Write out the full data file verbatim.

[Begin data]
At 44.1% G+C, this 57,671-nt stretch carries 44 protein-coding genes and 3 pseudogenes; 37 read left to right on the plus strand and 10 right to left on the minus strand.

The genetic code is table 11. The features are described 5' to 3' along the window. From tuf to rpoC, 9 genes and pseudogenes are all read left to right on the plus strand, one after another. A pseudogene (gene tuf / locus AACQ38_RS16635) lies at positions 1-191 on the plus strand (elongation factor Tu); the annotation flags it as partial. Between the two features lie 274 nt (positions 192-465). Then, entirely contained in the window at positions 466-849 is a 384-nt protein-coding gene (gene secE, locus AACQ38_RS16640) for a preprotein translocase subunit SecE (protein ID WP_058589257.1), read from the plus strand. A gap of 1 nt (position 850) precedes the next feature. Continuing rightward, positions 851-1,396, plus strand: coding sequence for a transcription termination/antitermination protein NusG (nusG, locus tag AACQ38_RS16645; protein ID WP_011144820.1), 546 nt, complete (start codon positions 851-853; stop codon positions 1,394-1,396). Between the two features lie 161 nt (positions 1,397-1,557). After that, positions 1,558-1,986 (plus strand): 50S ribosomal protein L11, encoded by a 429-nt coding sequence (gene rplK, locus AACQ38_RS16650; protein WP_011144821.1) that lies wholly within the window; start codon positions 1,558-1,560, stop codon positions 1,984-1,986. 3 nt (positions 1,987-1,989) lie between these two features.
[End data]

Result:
At 44.1% G+C, this 57,671-nt stretch carries 44 protein-coding genes and 3 pseudogenes; 37 read left to right on the plus strand and 10 right to left on the minus strand.

The genetic code is table 11. The features are described 5' to 3' along the window. From tuf to rpoC, 9 genes and pseudogenes are all read left to right on the plus strand, one after another. A pseudogene (gene tuf / locus AACQ38_RS16635) lies at positions 1-191 on the plus strand (elongation factor Tu); the annotation flags it as partial. Between the two features lie 274 nt (positions 192-465). Then, entirely contained in the window at positions 466-849 is a 384-nt protein-coding gene (gene secE, locus AACQ38_RS16640) for a preprotein translocase subunit SecE (protein ID WP_058589257.1), read from the plus strand. A gap of 1 nt (position 850) precedes the next feature. Continuing rightward, positions 851-1,396, plus strand: coding sequence for a transcription termination/antitermination protein NusG (nusG, locus tag AACQ38_RS16645; protein ID WP_011144820.1), 546 nt, complete (start codon positions 851-853; stop codon positions 1,394-1,396). Between the two features lie 161 nt (positions 1,397-1,557). After that, positions 1,558-1,986 (plus strand): 50S ribosomal protein L11, encoded by a 429-nt coding sequence (gene rplK, locus AACQ38_RS16650; protein WP_011144821.1) that lies wholly within the window; start codon positions 1,558-1,560, stop codon positions 1,984-1,986. 3 nt (positions 1,987-1,989) lie between these two features.